Marine Fisheries Commission to hold public hearing on proposed gill-net closure

Craig Holt

February 04, 2010 at 3:36 pm  | Mobile Reader | Pring this storyPrint 

Gill nets have been a problem for threatened and endangered sea turtles in N.C. coastal waters for years, according to the Karen Beasley Sea Turtle Rescue and Rehabilitation Center.
Photo courtesy of NOAA
Gill nets have been a problem for threatened and endangered sea turtles in N.C. coastal waters for years, according to the Karen Beasley Sea Turtle Rescue and Rehabilitation Center.
The North Carolina Marine Fisheries Commission will meet Feb. 18 in New Bern to discuss issues related to a proposed gill-net closure in coastal waters.

Public comments will be heard at the meeting, which is scheduled at 1 p.m. at the New Bern Riverfront Convention Center, 203 S. Front St., New Bern.

The proposed May 15-Dec. 15 closure apparently was prompted by a threatened lawsuit from the Duke Environmental Law & Policy Clinic on behalf of the Karen Beasley Sea Turtle Rescue and Rehabilitation Center. The Beasley Center claims gill nets have injured, maimed, and killed threatened and endangered sea turtles for many years and continue to do so.

The Duke Policy Clinic sent an October 2009 notice to the National Marine Fisheries Service, North Carolina Division of Marine Fisheries and Marine Fisheries Commission of its intent to sue those agencies to remove gill nets from all state waters.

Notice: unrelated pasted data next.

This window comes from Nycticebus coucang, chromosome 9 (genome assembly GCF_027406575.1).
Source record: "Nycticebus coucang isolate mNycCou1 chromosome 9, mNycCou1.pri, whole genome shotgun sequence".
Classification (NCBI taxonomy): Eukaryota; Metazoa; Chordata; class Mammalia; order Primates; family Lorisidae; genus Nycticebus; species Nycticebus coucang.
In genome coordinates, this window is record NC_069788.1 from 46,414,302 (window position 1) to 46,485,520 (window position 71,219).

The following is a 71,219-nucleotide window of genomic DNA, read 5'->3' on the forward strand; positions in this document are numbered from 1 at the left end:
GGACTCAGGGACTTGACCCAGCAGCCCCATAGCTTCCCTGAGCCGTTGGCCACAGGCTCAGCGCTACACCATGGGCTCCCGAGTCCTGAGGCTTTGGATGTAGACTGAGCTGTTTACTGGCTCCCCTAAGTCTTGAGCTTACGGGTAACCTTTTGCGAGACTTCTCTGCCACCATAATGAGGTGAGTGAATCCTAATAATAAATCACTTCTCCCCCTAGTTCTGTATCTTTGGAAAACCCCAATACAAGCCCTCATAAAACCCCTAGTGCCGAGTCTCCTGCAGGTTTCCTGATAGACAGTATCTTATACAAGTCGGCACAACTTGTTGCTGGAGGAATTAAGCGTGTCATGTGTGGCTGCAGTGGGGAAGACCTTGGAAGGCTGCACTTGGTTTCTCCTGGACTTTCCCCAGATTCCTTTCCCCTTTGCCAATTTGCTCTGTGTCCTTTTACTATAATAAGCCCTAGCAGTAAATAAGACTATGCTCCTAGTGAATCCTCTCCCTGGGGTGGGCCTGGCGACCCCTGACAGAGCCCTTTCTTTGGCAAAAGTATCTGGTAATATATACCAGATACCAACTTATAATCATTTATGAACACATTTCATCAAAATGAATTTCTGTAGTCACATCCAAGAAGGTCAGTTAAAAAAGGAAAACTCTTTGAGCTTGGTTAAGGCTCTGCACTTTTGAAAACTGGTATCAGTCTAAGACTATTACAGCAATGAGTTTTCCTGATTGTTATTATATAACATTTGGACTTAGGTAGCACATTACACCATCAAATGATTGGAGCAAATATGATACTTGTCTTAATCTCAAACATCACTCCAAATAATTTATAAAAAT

When the notice reached Roy Crabtree, the NMFS’s Southeast Regional office director, he sent a letter to DMF Director Louis Daniel asking the state agency to devise a plan to reduce “interactions” with sea turtles.

In his response to Crabtree, Daniel said the DMF will propose the temporary closure of sections of Pamlico, Core and Back sounds and the Cape Fear River to large-mesh gill nets. However, in his letter, Daniel wrote areas exempted from the proposed closure had little or no historical interactions with sea turtles and small-mesh gill nets still would be allowed but must be attended during the closure period. Run-around and strike gill nets still would be permitted as well, as Daniel said they aren't a danger to sea turtles because of the way they're used.

A portion of Pamlico Sound has been open to large-mesh gill nets under a Section 10 permit that allows a quota of interactions with sea turtles. Daniel closed the Section 10 area last year for a short time after gill nets snared a mandated quota of turtles.

In a letter to Crabtree, Daniel announced a DMF proposal to set a temporary large-mesh gill-net closure, but the agency director also said North Carolina would work with NMFS to obtain a Section 10 permit for all state waters, not just a portion of Pamlico Sound. That apparently would mean more permitted trapped-by-gill-net turtles in the long run.

Daniel’s letter to Crabtree said North Carollina plans to implement the temporary large-mesh gill net closure by proclamation at its March 24-25 meeting of the MFC at Kitty Hawk.






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